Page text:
Bruce Schneier in one of the interview, talked about the safety of open source verses closed source.
Are open source products more secure than closed source?
Schneier: It's more complicated than that. To analyze the security of a software product you need to have software security experts analyze the code. You can do that in the closed-source model by hiring them, or you can do that in the open-source model by making the code public and hoping that they do so for free. Both work, but obviously the latter is cheaper. It's also not guaranteed. There's lots of open-source software out there that no one has analyzed and is no more secure than all the closed-source products that no one has analyzed. But then there are things like Linux, Apache or OpenBSD that get a lot of analysis. When open-source code is properly analyzed, there's nothing better. But just putting the code out in public is no guarantee.
Personally, I do not really believe in the myth of security in open source code. Linus Torvald once said, "Given enough eyeballs, all bugs are shallow". It seems to work reasonably well in the open source realm over the last decade or two. However, in the land of software security, we sometimes don't seem to have enough interested "eyeballs", even less well-trained "eyeballs". If what powers open source movement is fundamentally "hackers scratching their own itches", security is usually not on every coder's agenda. There might be many independent groups auditing some of the most popular open source software, but majority of OSS still lacks security analysis. Especially with OSS, where every infant programmers can release his/her work and involve in someone else's projects, and code is usually released pre-maturely, I've seen lots of open source software that did not put security into their designs.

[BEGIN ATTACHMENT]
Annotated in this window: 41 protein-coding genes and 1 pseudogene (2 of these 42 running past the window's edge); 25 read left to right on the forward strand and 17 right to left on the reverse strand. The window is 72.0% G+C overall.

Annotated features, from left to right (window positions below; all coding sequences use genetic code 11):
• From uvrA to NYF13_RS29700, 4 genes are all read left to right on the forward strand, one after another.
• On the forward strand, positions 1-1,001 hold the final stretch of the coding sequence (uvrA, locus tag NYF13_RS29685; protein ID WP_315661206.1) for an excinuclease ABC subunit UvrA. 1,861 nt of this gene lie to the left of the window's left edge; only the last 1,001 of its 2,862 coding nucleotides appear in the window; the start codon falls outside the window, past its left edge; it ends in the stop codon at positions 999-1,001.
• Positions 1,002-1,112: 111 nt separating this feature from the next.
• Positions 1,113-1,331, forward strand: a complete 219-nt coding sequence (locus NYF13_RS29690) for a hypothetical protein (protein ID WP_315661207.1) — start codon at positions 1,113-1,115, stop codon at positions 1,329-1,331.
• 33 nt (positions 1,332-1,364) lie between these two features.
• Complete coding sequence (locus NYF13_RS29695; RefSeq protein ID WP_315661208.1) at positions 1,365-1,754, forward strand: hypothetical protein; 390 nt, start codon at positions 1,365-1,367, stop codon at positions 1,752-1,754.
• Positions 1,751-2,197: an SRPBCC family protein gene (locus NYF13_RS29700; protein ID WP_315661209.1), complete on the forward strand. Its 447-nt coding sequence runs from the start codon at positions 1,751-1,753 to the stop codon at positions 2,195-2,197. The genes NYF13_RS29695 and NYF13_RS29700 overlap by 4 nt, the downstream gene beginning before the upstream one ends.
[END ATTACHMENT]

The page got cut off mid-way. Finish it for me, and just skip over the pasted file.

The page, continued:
At the end, it might be just as what Bruce Schneier has suggested - whether you want expensive expert analysis, or cheap/free not-guaranteed open analysis. It is not about what kind of license you have released your software under, but who has looked at your code.